Pembleton, KG and Rawnsley, RP, Optimising the establishment of fodder beet to maximise yields on Tasmanian Dairy Farms, Dairy Tasmania (2011) [Contract Report]
This document is the final report to DairyTas for the project: Optimising the establishment of fodder beet to maximise yields on Tasmanian Dairy Farms. This project has been successfully completed to the schedule detailed in the project proposal. The three principle objectives of this project were to:
- Develop guiding principles for the planting and growing of fodder beets in Tasmania,
- Quantify the yield potential of fodder beets under Tasmanian conditions,
- Undertake a whole of farm system analysis of the incorporation of fodder beets into the feedbase.
These objectives have been achieved by completing two field experiments and undertaking a series of whole farm system modelling scenarios. The field experiments investigated the impact of sowing method (precision vs. conventional drill) and sowing rate (40 000, 80 000, and 120 000 seeds/ha) on crop growth, development and forage quality. The measured yields, yield scenarios and the associated cost of production) were then used for the farm system modelling. A summary of the results from the field experiment and the farm systems modelling is given in tables 1.1 and 1.2.
During the project, results were extended through a number of mechanisms. A project outline was placed on the TIAR dairy centre project website (www.tasdairyprojects.com.au) and farmers and service providers visited the Irishtown experiment as part of the 2011 DairySmart forage crop field days (Plate 1). Several enquiries for information from farmers and agronomists resulted from these activities. An article presenting the results of the project has been prepared for the October 2011 edition of Tassie Dairy News and a research note has been developed (see appendix 1) which will be placed on the TIAR dairy centre project website. Section 2 of this report in which the field experiments are described will be submitted as a research paper to an international peer reviewed science Journal. The findings of this project have also been communicated to the seed company that supplied the fodder beet seed so they can refine their agronomic package to suit the Tasmanian environment.
From this project it has been concluded that fodder beets intended for direct grazing in Tasmania do not need to be sown with a precision drill to achieve maximum yields. However, fodder beets cannot adequately compensate for low plant densities through increases in individual plant size. Consequently, ensuring the optimum number of plants established is critical for attaining maximum yields. In Tasmania, the optimum number of plants established for fodder beet crops is between 6 and 8 plants/m2. To achieve such plant densities may require sowing up 120 000 seeds/ha depending on the soil type and level of seedbed preparation.The costs of production of the fodder beet crops ranged between $1,600 to $1,800/ha. Farm systems modelling identified that when fodder beets are grown on the milking platform, and as such, removing perennial pasture from the milking platform, the required yield for making this a profitable decision at the whole farm system is 23t DM/ha. This is 3.7 t DM/ha higher than the maximum yield attained in the field experiments. If fodder beets are to become a viable forage crop option within the Tasmanian dairy feed base, further refinement of agronomic practices (particularly in the area of weed control) will be required to increase yields.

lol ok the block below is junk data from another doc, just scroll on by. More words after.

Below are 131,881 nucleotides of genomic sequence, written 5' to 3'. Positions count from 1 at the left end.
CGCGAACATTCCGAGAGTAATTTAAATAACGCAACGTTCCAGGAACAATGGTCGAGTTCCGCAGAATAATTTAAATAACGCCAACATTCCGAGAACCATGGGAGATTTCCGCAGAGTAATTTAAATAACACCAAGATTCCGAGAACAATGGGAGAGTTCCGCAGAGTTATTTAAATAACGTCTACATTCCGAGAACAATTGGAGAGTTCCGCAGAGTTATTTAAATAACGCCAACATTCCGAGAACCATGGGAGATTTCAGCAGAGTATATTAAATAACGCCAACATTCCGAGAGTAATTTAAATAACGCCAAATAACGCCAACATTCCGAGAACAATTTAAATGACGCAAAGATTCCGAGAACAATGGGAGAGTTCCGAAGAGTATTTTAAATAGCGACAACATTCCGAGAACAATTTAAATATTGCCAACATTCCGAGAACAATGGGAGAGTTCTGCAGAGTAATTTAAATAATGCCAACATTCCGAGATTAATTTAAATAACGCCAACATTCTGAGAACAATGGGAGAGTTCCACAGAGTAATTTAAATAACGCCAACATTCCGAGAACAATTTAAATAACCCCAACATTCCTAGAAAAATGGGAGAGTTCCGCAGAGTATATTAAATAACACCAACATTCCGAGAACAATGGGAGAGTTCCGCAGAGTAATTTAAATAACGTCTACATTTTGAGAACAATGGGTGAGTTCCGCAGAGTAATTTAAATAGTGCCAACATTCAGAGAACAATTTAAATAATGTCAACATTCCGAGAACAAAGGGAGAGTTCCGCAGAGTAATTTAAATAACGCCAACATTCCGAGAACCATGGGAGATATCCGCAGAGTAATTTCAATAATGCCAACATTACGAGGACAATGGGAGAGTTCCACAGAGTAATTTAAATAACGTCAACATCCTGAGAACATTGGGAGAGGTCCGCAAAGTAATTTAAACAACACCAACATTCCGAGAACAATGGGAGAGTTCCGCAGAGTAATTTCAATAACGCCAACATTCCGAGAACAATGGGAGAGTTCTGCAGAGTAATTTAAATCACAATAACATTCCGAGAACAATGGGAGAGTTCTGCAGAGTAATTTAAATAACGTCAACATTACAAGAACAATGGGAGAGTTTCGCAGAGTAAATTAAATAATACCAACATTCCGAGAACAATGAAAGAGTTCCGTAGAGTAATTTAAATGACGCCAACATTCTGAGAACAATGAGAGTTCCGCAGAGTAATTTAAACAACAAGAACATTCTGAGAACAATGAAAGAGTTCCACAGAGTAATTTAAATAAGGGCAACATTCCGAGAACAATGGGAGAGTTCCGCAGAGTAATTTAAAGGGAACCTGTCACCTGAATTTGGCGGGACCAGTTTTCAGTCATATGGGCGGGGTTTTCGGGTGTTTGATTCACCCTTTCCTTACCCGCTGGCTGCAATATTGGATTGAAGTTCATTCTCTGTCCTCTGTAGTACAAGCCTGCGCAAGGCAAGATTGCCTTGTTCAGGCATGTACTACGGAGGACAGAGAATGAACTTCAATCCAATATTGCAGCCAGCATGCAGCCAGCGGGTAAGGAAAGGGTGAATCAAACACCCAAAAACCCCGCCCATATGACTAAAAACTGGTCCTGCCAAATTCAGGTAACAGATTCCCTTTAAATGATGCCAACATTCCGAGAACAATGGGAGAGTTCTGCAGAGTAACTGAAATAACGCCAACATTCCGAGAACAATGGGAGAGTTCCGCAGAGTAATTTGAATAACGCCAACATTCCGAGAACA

|Item Type:||Contract Report|
|Keywords:||Tasmania, fodder beets, dairy farms, maximise yield|
|Research Division:||Agricultural and Veterinary Sciences|
|Research Group:||Crop and Pasture Production|
|Objective Division:||Animal Production and Animal Primary Products|
|Objective Group:||Pasture, Browse and Fodder Crops|
|Objective Field:||Pasture, Browse and Fodder Crops not elsewhere classified|
|Author:||Pembleton, KG (Dr Keith Pembleton)|
|Author:||Rawnsley, RP (Dr Richard Rawnsley)|
|Deposited By:||Tasmanian Institute of Agriculture|
|Downloads:||17 View Download Statistics|
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